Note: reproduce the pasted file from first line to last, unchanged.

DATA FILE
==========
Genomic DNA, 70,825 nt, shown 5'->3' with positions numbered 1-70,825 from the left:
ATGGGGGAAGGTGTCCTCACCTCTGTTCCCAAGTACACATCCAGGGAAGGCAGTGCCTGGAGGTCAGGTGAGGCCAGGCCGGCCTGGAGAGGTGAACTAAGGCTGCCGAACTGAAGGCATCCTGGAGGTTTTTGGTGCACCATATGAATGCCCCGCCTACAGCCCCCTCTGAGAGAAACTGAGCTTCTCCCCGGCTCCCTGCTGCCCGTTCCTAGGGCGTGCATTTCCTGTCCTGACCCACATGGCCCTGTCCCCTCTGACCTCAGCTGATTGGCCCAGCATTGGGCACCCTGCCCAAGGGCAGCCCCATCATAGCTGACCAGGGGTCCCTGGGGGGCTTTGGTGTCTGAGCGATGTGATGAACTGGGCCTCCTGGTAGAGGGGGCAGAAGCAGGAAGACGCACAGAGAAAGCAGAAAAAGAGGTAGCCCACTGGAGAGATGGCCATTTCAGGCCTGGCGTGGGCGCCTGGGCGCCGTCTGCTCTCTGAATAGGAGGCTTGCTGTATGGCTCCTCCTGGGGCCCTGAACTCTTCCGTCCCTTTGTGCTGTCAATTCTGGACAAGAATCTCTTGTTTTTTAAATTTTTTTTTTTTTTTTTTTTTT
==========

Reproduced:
Genomic DNA, 70,825 nt, shown 5'->3' with positions numbered 1-70,825 from the left:
ATGGGGGAAGGTGTCCTCACCTCTGTTCCCAAGTACACATCCAGGGAAGGCAGTGCCTGGAGGTCAGGTGAGGCCAGGCCGGCCTGGAGAGGTGAACTAAGGCTGCCGAACTGAAGGCATCCTGGAGGTTTTTGGTGCACCATATGAATGCCCCGCCTACAGCCCCCTCTGAGAGAAACTGAGCTTCTCCCCGGCTCCCTGCTGCCCGTTCCTAGGGCGTGCATTTCCTGTCCTGACCCACATGGCCCTGTCCCCTCTGACCTCAGCTGATTGGCCCAGCATTGGGCACCCTGCCCAAGGGCAGCCCCATCATAGCTGACCAGGGGTCCCTGGGGGGCTTTGGTGTCTGAGCGATGTGATGAACTGGGCCTCCTGGTAGAGGGGGCAGAAGCAGGAAGACGCACAGAGAAAGCAGAAAAAGAGGTAGCCCACTGGAGAGATGGCCATTTCAGGCCTGGCGTGGGCGCCTGGGCGCCGTCTGCTCTCTGAATAGGAGGCTTGCTGTATGGCTCCTCCTGGGGCCCTGAACTCTTCCGTCCCTTTGTGCTGTCAATTCTGGACAAGAATCTCTTGTTTTTTAAATTTTTTTTTTTTTTTTTTTTTT